For the definition of Boarding I’ll refer you to page 67 of this document, the NHL Rulebook. Of course, he could have gotten a cross checking penalty instead but here’s the oblivious thing coming into play. First of all, he has a personal history of injury from dangerous hits. Even if that doesn’t matter, there’s been at least three similar hits under scrutiny in the past week or so alone (Dekeyser on Wilson, Dumoulin on Foligno, and Emelin on JVR. I cover them all here). Maybe you might want to not put yourself under that microscope? Ok, the blame is on NHL Player Safety a little for not doing anything meaningful about those hits, but the officials made things pretty clear. Emelin and Dumoulin both got two minutes for cross checking. Dekeyser got a 5 minute major for boarding. The important difference? Emelin and Dumo both used their sticks at waist level allowing the opponent to keep his head up when hitting the boards. Dekeyser hit up in the numbers/shoulder blades, forcing the head and neck down and leading into the boards. I’ll give you one guess what McDonagh did.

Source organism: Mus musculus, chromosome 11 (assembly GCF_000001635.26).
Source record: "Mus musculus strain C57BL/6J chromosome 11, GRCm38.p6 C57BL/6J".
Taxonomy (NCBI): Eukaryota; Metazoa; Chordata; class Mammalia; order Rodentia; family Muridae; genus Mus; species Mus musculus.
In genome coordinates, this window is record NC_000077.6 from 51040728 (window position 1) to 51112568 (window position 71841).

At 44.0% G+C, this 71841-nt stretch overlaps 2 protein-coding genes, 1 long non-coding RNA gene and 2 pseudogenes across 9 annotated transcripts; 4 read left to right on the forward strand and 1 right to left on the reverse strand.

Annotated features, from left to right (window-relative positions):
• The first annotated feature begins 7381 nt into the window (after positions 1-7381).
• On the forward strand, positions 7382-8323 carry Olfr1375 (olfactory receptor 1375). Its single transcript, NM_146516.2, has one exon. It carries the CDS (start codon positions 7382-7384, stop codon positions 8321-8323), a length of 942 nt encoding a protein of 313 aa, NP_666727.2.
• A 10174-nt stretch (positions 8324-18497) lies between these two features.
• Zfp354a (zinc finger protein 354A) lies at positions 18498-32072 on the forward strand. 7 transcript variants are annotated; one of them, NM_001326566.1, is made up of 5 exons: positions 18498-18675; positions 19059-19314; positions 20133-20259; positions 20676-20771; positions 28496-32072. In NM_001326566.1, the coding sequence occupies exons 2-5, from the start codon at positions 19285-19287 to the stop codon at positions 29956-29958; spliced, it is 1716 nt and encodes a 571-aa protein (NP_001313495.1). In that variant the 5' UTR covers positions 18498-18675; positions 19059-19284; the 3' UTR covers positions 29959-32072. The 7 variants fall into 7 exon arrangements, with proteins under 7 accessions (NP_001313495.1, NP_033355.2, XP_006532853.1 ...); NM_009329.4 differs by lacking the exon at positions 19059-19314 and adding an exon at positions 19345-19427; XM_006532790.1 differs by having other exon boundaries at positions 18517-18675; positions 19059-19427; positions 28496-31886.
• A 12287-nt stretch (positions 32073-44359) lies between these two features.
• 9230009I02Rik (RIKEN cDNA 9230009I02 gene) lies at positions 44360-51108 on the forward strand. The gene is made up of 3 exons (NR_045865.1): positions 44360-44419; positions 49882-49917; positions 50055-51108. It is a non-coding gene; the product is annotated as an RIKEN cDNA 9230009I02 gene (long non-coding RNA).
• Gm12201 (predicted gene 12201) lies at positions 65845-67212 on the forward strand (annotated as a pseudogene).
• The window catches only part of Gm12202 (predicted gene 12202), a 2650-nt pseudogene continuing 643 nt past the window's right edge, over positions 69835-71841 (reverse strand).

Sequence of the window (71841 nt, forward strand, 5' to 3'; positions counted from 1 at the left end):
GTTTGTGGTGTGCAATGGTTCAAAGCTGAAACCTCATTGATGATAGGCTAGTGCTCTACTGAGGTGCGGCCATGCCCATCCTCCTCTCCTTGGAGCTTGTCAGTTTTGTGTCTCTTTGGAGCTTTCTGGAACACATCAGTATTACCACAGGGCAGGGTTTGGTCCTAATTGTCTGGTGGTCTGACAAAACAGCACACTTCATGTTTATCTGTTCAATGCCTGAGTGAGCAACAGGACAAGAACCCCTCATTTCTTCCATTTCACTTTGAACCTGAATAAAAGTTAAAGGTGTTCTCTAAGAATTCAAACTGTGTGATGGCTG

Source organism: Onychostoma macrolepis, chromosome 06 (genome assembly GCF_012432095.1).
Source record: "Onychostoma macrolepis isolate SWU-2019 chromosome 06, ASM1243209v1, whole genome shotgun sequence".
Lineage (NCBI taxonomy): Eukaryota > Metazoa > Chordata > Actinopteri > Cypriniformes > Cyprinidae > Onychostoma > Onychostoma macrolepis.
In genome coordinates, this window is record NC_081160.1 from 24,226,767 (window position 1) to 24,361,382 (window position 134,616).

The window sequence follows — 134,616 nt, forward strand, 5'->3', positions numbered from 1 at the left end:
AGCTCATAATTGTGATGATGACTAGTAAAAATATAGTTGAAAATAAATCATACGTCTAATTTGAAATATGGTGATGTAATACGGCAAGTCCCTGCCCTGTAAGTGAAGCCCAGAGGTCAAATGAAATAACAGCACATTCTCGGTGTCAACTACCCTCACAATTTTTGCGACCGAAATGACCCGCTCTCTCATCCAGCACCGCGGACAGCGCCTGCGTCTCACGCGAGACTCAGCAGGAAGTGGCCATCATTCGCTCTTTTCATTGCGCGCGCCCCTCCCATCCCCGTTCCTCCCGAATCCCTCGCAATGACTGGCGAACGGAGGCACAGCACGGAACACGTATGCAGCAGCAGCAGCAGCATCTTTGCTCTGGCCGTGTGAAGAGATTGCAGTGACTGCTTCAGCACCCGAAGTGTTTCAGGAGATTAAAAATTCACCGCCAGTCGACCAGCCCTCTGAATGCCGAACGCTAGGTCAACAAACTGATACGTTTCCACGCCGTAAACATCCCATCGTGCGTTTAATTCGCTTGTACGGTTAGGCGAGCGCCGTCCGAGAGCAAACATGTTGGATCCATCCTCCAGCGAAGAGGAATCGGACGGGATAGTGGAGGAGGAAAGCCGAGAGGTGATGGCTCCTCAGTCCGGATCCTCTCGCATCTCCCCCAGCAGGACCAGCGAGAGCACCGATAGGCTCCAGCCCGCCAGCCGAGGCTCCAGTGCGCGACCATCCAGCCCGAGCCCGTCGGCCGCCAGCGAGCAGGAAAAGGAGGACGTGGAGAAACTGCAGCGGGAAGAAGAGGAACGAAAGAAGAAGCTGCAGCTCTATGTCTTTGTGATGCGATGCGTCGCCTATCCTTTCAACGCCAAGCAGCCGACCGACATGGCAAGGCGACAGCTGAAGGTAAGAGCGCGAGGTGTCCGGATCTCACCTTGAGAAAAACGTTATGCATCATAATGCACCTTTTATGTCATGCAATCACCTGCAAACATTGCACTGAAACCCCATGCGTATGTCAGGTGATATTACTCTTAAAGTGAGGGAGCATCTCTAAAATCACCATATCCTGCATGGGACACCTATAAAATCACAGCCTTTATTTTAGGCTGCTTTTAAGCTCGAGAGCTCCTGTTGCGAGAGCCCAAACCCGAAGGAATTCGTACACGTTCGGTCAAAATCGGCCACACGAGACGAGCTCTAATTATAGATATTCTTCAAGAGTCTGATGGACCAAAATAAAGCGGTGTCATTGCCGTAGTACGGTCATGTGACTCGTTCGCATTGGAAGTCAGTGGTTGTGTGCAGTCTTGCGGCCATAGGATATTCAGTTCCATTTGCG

Video: SAP’s Highlights

The 5 was easily avoidable. The 5 precedent was recently set by NHL officials. He should have expected the 5. He got the 5. He deserved the 5.

2)The bias people think the NHL has for Sidney Crosby as the Golden Boy has gone from a half-hearted bubbling to volcanic eruption, and it’s completely baseless.  Remember, the second part of the question is how did Crosby only get 2 minutes for fighting?? I’m going to ask anyone to watch the video above and send me the freeze frames or GIFs or whatever you can find of Crosby actually throwing punches. That would be swell. Plus, even one or two token punches wouldn’t be considered a fight. Instead of being upset that it was Sidney Crosby and accusing the league of inaction, how about thanking your lucky stars it was Sidney Crosby and not someone who doesn’t respect concussions. McDonagh – concussion plus scares, makes reckless decision to hit when he shouldn’t. Crosby – multiple concussions, has an actual offender dead to rights at his mercy, doesn’t lay a hand to his head. That’s what you need to take away from this. Really step back and appreciate this, Rangers fan or not.

3)If the media itself is actually biased it doesn’t help its cause at all. In order to find a video of Sheary being hit by McDonagh I had to search for “Crosby fights McDonagh” or “McDonagh rag dolled by Crosby”.  If you don’t want the label, don’t feed the fire.